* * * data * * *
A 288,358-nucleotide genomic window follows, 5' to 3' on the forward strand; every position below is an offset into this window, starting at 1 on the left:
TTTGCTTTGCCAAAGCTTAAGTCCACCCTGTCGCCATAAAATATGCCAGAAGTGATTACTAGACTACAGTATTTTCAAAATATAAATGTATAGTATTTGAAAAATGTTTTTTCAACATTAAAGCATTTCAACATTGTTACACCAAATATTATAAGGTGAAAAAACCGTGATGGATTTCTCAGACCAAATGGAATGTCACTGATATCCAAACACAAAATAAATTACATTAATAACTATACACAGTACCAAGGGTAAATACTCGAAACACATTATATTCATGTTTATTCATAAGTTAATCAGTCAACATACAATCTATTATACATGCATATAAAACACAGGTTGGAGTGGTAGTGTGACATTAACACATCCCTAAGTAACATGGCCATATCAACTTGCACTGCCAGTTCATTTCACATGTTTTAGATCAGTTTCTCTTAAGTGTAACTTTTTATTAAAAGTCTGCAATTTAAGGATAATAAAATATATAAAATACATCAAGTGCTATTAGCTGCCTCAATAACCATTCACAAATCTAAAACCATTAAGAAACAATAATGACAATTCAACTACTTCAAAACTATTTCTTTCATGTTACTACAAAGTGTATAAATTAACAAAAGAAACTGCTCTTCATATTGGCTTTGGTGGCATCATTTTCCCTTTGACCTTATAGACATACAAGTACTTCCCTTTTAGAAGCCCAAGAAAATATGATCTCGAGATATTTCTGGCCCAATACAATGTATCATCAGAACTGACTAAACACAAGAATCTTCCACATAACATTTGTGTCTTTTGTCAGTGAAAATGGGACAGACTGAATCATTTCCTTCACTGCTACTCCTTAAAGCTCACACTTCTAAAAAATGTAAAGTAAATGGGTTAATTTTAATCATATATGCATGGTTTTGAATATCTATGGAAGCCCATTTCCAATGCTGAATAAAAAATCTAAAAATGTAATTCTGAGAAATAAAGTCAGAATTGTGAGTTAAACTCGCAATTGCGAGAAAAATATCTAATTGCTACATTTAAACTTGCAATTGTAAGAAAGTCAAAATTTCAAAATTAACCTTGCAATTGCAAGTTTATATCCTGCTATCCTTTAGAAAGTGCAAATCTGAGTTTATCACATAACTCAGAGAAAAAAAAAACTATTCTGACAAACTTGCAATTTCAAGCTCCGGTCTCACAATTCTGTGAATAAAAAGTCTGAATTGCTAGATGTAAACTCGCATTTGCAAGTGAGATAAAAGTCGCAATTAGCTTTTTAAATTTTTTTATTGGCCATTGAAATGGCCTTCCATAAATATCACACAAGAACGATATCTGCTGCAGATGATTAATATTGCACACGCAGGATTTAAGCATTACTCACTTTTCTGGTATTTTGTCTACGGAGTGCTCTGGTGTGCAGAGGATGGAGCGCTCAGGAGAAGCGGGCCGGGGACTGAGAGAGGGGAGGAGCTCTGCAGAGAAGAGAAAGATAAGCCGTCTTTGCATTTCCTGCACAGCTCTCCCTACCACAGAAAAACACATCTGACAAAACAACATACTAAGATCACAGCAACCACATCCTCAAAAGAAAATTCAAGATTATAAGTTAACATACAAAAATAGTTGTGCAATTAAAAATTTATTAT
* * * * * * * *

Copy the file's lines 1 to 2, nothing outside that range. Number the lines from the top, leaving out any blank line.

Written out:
A 288,358-nucleotide genomic window follows, 5' to 3' on the forward strand; every position below is an offset into this window, starting at 1 on the left:
TTTGCTTTGCCAAAGCTTAAGTCCACCCTGTCGCCATAAAATATGCCAGAAGTGATTACTAGACTACAGTATTTTCAAAATATAAATGTATAGTATTTGAAAAATGTTTTTTCAACATTAAAGCATTTCAACATTGTTACACCAAATATTATAAGGTGAAAAAACCGTGATGGATTTCTCAGACCAAATGGAATGTCACTGATATCCAAACACAAAATAAATTACATTAATAACTATACACAGTACCAAGGGTAAATACTCGAAACACATTATATTCATGTTTATTCATAAGTTAATCAGTCAACATACAATCTATTATACATGCATATAAAACACAGGTTGGAGTGGTAGTGTGACATTAACACATCCCTAAGTAACATGGCCATATCAACTTGCACTGCCAGTTCATTTCACATGTTTTAGATCAGTTTCTCTTAAGTGTAACTTTTTATTAAAAGTCTGCAATTTAAGGATAATAAAATATATAAAATACATCAAGTGCTATTAGCTGCCTCAATAACCATTCACAAATCTAAAACCATTAAGAAACAATAATGACAATTCAACTACTTCAAAACTATTTCTTTCATGTTACTACAAAGTGTATAAATTAACAAAAGAAACTGCTCTTCATATTGGCTTTGGTGGCATCATTTTCCCTTTGACCTTATAGACATACAAGTACTTCCCTTTTAGAAGCCCAAGAAAATATGATCTCGAGATATTTCTGGCCCAATACAATGTATCATCAGAACTGACTAAACACAAGAATCTTCCACATAACATTTGTGTCTTTTGTCAGTGAAAATGGGACAGACTGAATCATTTCCTTCACTGCTACTCCTTAAAGCTCACACTTCTAAAAAATGTAAAGTAAATGGGTTAATTTTAATCATATATGCATGGTTTTGAATATCTATGGAAGCCCATTTCCAATGCTGAATAAAAAATCTAAAAATGTAATTCTGAGAAATAAAGTCAGAATTGTGAGTTAAACTCGCAATTGCGAGAAAAATATCTAATTGCTACATTTAAACTTGCAATTGTAAGAAAGTCAAAATTTCAAAATTAACCTTGCAATTGCAAGTTTATATCCTGCTATCCTTTAGAAAGTGCAAATCTGAGTTTATCACATAACTCAGAGAAAAAAAAAACTATTCTGACAAACTTGCAATTTCAAGCTCCGGTCTCACAATTCTGTGAATAAAAAGTCTGAATTGCTAGATGTAAACTCGCATTTGCAAGTGAGATAAAAGTCGCAATTAGCTTTTTAAATTTTTTTATTGGCCATTGAAATGGCCTTCCATAAATATCACACAAGAACGATATCTGCTGCAGATGATTAATATTGCACACGCAGGATTTAAGCATTACTCACTTTTCTGGTATTTTGTCTACGGAGTGCTCTGGTGTGCAGAGGATGGAGCGCTCAGGAGAAGCGGGCCGGGGACTGAGAGAGGGGAGGAGCTCTGCAGAGAAGAGAAAGATAAGCCGTCTTTGCATTTCCTGCACAGCTCTCCCTACCACAGAAAAACACATCTGACAAAACAACATACTAAGATCACAGCAACCACATCCTCAAAAGAAAATTCAAGATTATAAGTTAACATACAAAAATAGTTGTGCAATTAAAAATTTATTAT